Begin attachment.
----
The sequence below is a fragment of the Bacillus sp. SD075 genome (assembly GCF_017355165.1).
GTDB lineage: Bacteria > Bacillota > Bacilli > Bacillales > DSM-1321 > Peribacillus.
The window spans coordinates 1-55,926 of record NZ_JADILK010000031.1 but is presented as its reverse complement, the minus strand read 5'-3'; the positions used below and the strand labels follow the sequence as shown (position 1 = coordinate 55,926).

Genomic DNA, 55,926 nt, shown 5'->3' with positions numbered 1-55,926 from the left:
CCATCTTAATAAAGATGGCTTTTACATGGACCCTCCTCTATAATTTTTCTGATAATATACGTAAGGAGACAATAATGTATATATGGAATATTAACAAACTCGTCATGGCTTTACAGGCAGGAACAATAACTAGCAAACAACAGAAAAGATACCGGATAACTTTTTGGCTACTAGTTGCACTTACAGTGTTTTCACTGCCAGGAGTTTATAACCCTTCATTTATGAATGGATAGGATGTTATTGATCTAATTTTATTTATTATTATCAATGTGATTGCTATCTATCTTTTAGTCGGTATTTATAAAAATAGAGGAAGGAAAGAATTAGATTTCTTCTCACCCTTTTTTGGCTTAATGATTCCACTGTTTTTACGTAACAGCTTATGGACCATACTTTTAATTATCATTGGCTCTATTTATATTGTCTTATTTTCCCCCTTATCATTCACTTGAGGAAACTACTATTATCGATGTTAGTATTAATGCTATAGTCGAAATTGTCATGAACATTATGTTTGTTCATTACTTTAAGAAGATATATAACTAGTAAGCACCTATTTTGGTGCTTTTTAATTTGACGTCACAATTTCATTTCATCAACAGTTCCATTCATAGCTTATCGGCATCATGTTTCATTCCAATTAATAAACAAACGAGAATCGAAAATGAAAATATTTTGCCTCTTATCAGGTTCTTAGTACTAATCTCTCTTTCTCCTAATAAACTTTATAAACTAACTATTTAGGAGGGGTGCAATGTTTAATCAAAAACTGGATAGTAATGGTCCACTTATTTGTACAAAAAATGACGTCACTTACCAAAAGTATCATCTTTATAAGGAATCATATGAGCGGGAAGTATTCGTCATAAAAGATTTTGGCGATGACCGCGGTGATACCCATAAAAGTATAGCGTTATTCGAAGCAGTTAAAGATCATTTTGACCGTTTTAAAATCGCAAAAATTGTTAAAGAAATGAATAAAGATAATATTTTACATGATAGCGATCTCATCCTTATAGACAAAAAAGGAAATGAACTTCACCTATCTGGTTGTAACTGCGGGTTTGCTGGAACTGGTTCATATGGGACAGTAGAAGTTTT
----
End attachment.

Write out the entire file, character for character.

The sequence below is a fragment of the Bacillus sp. SD075 genome (assembly GCF_017355165.1).
GTDB lineage: Bacteria > Bacillota > Bacilli > Bacillales > DSM-1321 > Peribacillus.
The window spans coordinates 1-55,926 of record NZ_JADILK010000031.1 but is presented as its reverse complement, the minus strand read 5'-3'; the positions used below and the strand labels follow the sequence as shown (position 1 = coordinate 55,926).

Genomic DNA, 55,926 nt, shown 5'->3' with positions numbered 1-55,926 from the left:
CCATCTTAATAAAGATGGCTTTTACATGGACCCTCCTCTATAATTTTTCTGATAATATACGTAAGGAGACAATAATGTATATATGGAATATTAACAAACTCGTCATGGCTTTACAGGCAGGAACAATAACTAGCAAACAACAGAAAAGATACCGGATAACTTTTTGGCTACTAGTTGCACTTACAGTGTTTTCACTGCCAGGAGTTTATAACCCTTCATTTATGAATGGATAGGATGTTATTGATCTAATTTTATTTATTATTATCAATGTGATTGCTATCTATCTTTTAGTCGGTATTTATAAAAATAGAGGAAGGAAAGAATTAGATTTCTTCTCACCCTTTTTTGGCTTAATGATTCCACTGTTTTTACGTAACAGCTTATGGACCATACTTTTAATTATCATTGGCTCTATTTATATTGTCTTATTTTCCCCCTTATCATTCACTTGAGGAAACTACTATTATCGATGTTAGTATTAATGCTATAGTCGAAATTGTCATGAACATTATGTTTGTTCATTACTTTAAGAAGATATATAACTAGTAAGCACCTATTTTGGTGCTTTTTAATTTGACGTCACAATTTCATTTCATCAACAGTTCCATTCATAGCTTATCGGCATCATGTTTCATTCCAATTAATAAACAAACGAGAATCGAAAATGAAAATATTTTGCCTCTTATCAGGTTCTTAGTACTAATCTCTCTTTCTCCTAATAAACTTTATAAACTAACTATTTAGGAGGGGTGCAATGTTTAATCAAAAACTGGATAGTAATGGTCCACTTATTTGTACAAAAAATGACGTCACTTACCAAAAGTATCATCTTTATAAGGAATCATATGAGCGGGAAGTATTCGTCATAAAAGATTTTGGCGATGACCGCGGTGATACCCATAAAAGTATAGCGTTATTCGAAGCAGTTAAAGATCATTTTGACCGTTTTAAAATCGCAAAAATTGTTAAAGAAATGAATAAAGATAATATTTTACATGATAGCGATCTCATCCTTATAGACAAAAAAGGAAATGAACTTCACCTATCTGGTTGTAACTGCGGGTTTGCTGGAACTGGTTCATATGGGACAGTAGAAGTTTT